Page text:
The adoption of Cryptocurrencies is growing rapidly in developing countries. Rather than traditional financial resources, young people in Africa with only mobile phones are driving this development. Economic transformation is underway in emerging economies. As a result, cryptocurrencies are becoming part of everyday commerce in the developing world, while in other parts of the world they are often regarded as financial speculations.
In developing countries, this trend is driven by both small and medium-sized enterprises as well as by individuals. Taking the African continent as an example, it is impressive to see how developing countries can benefit from cryptocurrencies.
Cryptocurrencies driving new Economic changes
An accelerating flow of professionals and engineers is benefiting the developing world. People are attracted to the tech sector, seeking new ways to make their money and preserve their wealth. The principle of mobile payment services, for example, is already deeply embedded on the African continent.
Consequently, many African countries are well positioned to benefit from the adoption of cryptocurrencies. After all, the perspective on dealing with cryptocurrencies of people from third-world countries is inherently different from Westerners, who can enjoy easier access to banking.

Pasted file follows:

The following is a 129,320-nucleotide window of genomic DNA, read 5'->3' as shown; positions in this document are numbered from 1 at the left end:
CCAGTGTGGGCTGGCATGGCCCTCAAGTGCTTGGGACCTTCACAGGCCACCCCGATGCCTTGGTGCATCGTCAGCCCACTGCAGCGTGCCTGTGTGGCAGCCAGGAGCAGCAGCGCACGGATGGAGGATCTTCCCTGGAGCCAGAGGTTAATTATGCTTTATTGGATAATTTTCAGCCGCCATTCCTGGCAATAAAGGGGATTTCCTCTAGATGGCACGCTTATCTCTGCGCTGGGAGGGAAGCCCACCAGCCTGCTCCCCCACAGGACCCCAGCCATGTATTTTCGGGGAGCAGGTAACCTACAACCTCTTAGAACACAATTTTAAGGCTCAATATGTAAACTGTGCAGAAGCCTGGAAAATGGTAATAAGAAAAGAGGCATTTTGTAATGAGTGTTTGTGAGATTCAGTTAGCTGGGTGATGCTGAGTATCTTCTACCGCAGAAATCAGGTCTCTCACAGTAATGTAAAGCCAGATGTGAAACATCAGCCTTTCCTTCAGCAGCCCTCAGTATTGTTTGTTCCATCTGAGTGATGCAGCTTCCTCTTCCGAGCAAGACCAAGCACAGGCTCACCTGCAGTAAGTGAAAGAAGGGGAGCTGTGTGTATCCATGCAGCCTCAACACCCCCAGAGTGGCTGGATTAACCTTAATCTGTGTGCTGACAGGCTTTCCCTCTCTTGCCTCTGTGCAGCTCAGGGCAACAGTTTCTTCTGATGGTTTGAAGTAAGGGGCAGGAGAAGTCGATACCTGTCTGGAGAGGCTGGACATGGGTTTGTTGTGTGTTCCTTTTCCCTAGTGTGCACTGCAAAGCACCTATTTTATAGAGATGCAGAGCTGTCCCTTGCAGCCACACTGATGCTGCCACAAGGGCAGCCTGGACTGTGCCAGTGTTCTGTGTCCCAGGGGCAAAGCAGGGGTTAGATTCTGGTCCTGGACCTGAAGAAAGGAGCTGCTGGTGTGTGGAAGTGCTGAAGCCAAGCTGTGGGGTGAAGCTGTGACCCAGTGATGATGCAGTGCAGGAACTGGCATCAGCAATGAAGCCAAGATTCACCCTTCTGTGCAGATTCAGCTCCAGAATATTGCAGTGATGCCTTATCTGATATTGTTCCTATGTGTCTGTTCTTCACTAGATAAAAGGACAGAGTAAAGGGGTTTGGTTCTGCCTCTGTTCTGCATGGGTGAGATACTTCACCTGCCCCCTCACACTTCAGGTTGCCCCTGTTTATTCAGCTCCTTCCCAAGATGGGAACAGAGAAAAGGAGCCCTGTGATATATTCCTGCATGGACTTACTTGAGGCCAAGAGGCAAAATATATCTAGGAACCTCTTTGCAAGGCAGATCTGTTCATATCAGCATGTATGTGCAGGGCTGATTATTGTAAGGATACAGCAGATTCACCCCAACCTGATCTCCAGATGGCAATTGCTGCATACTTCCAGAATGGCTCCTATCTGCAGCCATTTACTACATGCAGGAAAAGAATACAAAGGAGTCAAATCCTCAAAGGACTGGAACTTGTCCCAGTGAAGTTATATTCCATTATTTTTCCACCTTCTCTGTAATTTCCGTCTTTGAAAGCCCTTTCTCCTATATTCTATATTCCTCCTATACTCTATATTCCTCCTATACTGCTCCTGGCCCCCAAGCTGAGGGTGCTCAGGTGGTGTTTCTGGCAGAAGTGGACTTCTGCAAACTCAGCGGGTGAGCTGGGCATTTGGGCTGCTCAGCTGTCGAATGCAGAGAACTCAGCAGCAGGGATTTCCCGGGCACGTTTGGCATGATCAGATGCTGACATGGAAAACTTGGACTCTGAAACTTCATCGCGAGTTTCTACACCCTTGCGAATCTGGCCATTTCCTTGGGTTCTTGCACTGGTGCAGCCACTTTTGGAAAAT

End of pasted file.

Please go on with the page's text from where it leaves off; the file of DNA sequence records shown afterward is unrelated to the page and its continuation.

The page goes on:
The young generation are also interested in cryptocurrencies and the blockchain sector due to a shortage of job opportunities for school and college graduates. Given the new potential for economic freedom, it is also possible for young people to start their own businesses and launch them on the market. In addition, working across international borders is possible, as there is suddenly the opportunity to earn money across borders and thus build a significantly different standard of living than would have been possible for previous generations.
Prevention against Hyperinflation